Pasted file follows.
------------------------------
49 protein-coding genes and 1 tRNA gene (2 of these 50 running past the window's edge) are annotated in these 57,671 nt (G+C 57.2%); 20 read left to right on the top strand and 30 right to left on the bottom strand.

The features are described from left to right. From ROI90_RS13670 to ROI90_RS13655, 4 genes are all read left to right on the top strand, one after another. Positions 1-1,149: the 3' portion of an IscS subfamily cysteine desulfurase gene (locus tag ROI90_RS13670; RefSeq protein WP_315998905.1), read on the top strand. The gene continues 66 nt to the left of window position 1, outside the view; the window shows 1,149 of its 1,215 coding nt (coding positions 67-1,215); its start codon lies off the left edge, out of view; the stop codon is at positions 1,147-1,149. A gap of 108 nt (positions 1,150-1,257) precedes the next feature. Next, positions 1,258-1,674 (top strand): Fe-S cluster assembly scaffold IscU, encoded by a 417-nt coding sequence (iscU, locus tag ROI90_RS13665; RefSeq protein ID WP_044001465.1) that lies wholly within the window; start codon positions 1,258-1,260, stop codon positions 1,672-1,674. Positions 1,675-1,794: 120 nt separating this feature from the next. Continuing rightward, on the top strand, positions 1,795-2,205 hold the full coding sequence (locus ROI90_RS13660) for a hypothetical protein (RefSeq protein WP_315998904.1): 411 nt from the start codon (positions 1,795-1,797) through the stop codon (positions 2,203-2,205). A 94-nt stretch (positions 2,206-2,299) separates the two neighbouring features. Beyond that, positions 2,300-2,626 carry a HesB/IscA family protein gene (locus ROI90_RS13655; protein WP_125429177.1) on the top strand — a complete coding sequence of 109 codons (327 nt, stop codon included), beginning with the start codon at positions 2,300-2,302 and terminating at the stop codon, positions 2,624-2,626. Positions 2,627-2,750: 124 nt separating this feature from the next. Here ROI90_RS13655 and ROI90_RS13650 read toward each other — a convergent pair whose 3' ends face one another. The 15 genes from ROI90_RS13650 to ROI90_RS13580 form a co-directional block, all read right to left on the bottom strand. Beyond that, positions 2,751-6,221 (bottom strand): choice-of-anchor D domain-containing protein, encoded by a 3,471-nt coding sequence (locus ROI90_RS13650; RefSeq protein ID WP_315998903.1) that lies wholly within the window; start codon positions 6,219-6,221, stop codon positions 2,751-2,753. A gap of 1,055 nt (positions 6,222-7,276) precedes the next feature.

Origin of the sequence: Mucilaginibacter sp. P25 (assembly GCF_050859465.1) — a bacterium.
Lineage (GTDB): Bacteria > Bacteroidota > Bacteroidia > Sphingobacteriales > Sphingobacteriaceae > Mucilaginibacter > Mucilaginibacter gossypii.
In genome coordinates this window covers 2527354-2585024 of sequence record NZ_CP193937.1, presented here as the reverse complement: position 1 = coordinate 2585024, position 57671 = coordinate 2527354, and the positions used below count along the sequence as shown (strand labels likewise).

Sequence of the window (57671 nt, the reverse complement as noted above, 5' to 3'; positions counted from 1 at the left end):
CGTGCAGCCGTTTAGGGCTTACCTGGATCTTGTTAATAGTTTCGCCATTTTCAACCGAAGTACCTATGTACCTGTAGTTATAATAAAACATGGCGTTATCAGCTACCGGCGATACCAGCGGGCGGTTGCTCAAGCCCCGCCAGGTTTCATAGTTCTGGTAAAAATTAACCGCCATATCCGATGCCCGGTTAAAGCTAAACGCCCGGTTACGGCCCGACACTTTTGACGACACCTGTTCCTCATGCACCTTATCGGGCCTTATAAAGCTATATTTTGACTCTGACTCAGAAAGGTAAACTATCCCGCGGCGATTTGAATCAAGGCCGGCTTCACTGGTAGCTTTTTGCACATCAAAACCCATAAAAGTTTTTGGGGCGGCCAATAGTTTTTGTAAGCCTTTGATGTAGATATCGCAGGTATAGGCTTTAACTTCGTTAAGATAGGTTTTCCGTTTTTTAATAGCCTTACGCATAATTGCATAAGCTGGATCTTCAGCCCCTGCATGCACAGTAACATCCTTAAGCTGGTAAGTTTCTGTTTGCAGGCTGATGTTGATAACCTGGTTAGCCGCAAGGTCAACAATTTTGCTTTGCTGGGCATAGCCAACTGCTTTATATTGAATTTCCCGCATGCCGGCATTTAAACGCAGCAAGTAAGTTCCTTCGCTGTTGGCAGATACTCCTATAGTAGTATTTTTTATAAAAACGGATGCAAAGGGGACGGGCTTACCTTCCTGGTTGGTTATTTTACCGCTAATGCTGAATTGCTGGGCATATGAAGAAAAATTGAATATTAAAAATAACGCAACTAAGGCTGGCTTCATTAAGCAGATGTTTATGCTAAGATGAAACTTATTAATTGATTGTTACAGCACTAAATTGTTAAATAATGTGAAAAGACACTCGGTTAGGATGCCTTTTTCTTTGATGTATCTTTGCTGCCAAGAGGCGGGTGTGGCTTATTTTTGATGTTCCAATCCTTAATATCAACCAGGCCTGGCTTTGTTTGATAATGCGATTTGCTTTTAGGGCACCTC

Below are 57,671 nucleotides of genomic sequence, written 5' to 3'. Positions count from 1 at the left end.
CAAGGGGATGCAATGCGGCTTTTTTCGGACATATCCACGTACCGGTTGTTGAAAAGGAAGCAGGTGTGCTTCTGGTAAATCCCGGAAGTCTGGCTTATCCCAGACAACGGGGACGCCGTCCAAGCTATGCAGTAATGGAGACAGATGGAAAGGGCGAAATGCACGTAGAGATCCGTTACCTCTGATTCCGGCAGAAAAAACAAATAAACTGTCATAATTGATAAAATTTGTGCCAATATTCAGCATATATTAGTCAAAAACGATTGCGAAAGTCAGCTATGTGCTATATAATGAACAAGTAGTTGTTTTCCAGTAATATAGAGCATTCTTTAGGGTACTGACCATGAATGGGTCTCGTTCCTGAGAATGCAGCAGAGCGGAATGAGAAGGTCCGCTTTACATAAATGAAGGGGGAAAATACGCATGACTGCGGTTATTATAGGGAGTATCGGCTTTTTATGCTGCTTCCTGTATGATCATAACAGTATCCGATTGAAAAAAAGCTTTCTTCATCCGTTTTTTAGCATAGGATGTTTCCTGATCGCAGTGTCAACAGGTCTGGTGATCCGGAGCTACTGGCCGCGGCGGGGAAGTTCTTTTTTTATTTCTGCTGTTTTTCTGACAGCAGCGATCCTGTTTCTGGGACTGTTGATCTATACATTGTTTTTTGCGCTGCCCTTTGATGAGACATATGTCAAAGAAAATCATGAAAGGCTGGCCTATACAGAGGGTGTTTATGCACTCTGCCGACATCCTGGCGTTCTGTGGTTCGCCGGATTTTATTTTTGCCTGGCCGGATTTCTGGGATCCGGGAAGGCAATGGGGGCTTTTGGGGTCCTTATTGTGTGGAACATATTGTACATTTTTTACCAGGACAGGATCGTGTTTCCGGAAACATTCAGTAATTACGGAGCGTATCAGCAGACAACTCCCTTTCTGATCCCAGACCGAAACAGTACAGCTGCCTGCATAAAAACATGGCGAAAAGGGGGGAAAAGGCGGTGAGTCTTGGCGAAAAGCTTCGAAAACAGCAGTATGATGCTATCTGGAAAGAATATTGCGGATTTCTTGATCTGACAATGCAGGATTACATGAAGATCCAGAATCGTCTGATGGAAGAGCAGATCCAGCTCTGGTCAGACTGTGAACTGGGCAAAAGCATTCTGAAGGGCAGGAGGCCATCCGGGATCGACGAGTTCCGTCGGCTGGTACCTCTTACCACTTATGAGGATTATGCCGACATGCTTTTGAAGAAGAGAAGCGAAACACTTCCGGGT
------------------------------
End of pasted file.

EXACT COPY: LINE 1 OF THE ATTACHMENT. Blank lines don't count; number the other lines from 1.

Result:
49 protein-coding genes and 1 tRNA gene (2 of these 50 running past the window's edge) are annotated in these 57,671 nt (G+C 57.2%); 20 read left to right on the top strand and 30 right to left on the bottom strand.